Facebook Launches Video Calling With Skype


It’s fitting that Facebook founder Mark Zuckerberg streamed his brand’s latest “awesome” news: the integration of Skype-powered video chat into the new improved Facebook Chat, which has been souped up to also support multi-person group chats (though not yet in video for that piece — yet).

“A few months ago, we started working with Skype to bring video calling to Facebook,” said Phillip Su, an engineer on the video calling team, on Facebook’s blog post about the Video Calling announcement. “We built it right into chat, so all your conversations start from the same place.”

“Now it’s easier to find your friends and start a conversation,” he added.

The new feature lets Facebook’s 750 million users initiate a Skype-enabled video call (in 70 different languages) by selecting the ‘video call’ button at the top of any Facebook Chat window.

As pointed out on FB’s Twitter feed, only friends can call each other; and if one friend doesn’t have video chat enabled, the other can leave a video message in their inbox.[more]

“This is possible because the social infrastructure exists. The system knows we’re connected and we have the pipe open between us so new applications can flow between us,” an upbeat Zuckerberg stated, citing broadband penetration growth as an additional factor, during the streamed press conference. 

The new FB Chat design includes a sidebar for friends you message with most, and the sidebar adjusts with the size of your browser window, appearing automatically when the window is wide enough.

“We’re also launching multi-person chat, which is one of our most requested features. Now when your friends can’t figure out what movie to see, you can just add them to a chat and decide together. To include more friends in your conversation, simply select Add Friends to Chat.”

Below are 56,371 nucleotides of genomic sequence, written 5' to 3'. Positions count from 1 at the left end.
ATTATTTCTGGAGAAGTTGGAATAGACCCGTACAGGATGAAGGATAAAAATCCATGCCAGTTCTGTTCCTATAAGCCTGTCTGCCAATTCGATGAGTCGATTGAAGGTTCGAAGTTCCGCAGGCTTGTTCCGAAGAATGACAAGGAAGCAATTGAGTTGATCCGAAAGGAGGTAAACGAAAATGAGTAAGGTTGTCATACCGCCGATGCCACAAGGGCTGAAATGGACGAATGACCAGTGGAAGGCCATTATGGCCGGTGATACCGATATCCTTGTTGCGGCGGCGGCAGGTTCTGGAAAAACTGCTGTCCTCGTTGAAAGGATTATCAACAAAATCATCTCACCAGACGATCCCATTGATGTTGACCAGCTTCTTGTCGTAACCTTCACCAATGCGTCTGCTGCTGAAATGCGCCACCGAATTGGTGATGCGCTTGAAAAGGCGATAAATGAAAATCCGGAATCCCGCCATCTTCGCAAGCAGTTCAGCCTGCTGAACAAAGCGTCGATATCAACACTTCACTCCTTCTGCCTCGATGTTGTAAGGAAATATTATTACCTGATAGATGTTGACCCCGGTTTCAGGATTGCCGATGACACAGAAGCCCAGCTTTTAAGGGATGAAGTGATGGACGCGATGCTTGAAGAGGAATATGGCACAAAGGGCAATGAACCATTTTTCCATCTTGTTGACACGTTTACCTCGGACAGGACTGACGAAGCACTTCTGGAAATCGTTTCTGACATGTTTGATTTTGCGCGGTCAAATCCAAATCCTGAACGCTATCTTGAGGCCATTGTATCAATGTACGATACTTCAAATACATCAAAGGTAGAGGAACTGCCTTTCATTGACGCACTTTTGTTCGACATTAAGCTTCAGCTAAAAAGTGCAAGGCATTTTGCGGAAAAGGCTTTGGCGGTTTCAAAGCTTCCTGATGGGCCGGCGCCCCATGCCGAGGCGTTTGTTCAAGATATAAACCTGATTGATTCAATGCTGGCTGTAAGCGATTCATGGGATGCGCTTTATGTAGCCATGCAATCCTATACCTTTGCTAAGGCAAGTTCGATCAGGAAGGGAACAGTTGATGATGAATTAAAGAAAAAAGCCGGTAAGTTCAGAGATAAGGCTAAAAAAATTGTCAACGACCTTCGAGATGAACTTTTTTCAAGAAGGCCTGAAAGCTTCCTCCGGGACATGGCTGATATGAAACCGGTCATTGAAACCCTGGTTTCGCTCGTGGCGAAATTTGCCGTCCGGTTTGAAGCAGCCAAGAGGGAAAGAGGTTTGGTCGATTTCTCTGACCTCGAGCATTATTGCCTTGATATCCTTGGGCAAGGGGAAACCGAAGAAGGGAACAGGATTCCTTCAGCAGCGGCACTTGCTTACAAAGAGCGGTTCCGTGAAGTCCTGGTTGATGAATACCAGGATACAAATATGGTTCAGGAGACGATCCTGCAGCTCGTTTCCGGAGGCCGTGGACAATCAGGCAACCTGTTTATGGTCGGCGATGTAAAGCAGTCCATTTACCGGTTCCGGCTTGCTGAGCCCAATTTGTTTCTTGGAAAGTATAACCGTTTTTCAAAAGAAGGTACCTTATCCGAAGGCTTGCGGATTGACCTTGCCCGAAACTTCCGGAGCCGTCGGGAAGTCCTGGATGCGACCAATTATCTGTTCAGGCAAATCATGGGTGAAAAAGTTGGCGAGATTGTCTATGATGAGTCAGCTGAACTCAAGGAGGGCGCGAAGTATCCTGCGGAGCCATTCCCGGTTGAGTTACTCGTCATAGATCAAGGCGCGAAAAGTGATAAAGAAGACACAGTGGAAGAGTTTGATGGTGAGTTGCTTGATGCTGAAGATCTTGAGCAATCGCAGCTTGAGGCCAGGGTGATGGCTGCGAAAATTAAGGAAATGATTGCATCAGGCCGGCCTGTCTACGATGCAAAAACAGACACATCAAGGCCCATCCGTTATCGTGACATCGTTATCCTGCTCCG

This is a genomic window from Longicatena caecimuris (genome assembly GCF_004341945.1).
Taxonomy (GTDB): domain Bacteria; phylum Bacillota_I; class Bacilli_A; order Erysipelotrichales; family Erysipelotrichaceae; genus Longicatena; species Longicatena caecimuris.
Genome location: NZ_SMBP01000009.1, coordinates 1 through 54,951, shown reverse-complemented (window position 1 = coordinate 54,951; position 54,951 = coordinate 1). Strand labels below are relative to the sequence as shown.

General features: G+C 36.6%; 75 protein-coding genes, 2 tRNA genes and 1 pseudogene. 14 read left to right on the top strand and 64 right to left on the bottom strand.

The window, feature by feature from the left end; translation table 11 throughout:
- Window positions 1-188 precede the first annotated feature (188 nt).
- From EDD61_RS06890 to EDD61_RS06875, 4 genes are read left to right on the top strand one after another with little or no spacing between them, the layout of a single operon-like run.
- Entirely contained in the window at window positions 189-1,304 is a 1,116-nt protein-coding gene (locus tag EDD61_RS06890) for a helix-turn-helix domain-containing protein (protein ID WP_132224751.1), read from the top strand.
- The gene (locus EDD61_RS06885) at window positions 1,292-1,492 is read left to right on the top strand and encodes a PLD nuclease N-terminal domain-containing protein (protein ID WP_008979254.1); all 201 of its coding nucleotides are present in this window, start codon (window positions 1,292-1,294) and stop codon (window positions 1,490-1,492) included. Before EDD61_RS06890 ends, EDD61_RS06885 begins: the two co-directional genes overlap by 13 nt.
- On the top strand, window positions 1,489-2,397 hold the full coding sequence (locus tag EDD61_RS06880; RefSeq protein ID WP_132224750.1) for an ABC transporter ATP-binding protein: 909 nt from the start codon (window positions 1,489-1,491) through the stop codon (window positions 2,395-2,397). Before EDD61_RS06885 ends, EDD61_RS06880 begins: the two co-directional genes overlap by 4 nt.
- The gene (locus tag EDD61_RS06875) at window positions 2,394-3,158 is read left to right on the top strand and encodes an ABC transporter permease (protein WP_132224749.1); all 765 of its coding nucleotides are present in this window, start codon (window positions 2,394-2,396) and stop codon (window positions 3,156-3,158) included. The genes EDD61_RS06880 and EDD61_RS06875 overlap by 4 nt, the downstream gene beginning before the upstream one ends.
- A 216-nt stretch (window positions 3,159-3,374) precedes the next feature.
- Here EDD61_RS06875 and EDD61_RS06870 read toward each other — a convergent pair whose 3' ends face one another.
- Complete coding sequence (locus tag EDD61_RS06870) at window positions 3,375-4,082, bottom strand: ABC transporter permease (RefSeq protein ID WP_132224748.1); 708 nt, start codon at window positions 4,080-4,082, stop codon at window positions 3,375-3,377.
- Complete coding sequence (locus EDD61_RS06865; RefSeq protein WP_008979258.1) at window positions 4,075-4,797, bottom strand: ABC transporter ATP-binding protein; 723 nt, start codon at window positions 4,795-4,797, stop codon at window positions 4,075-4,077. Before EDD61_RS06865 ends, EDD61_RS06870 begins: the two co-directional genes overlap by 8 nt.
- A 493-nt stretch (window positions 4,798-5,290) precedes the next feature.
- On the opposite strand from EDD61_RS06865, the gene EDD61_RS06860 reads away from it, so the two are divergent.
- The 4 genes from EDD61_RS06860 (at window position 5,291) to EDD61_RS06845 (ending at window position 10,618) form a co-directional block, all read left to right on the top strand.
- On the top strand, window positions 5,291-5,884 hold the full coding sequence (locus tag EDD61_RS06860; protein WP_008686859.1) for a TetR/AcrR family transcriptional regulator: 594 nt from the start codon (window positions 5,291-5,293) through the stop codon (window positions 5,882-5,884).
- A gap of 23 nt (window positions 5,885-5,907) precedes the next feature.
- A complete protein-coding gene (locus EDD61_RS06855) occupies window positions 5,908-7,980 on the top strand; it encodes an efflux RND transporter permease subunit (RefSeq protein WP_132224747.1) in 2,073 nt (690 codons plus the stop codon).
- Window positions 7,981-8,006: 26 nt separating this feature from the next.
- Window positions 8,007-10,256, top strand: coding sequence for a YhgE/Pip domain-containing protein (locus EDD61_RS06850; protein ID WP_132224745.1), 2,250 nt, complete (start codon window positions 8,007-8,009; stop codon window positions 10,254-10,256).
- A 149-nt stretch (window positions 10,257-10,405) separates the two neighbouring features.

Zuckerber added that this is the first of many announcements of new apps to come in the next few months, including speculation about an iPad app, a photo-sharing app for iPhone, and further development of Project Spartan.

“We want to leave all the applications to independent entrepreneurs and companies that are going to be best in class at building these things. That’s a different strategy than other major Internet companies out there who try to do everything themselves,” added Zuckerberg in a thinly-veiled dig at Google which announced last week their home-made build of the ‘Hangouts’ video-calling feature from Google+. 

Zuckerberg downplayed the 750 million user stat (while confirming it), instead expressing more excitement about the “four billion things” that Facebook users share daily. He also downplayed a question about revenue-sharing with Skype, stressing that this is a free app and value-add to FB users.

While Bell Canada launched video calling (for $5/month) last year, the global rollout out of free video-calling to Facebookers is a game-changer for the social network. Consider it the latest move in a Harry Potter proportioned chess-game, where each square gained has exponential repercussions for the social graph and other brands — in this case, including Skype, whose acquisition by Microsoft hasn’t closed yet.

Watch below: the launch commercial for FB Video Calling —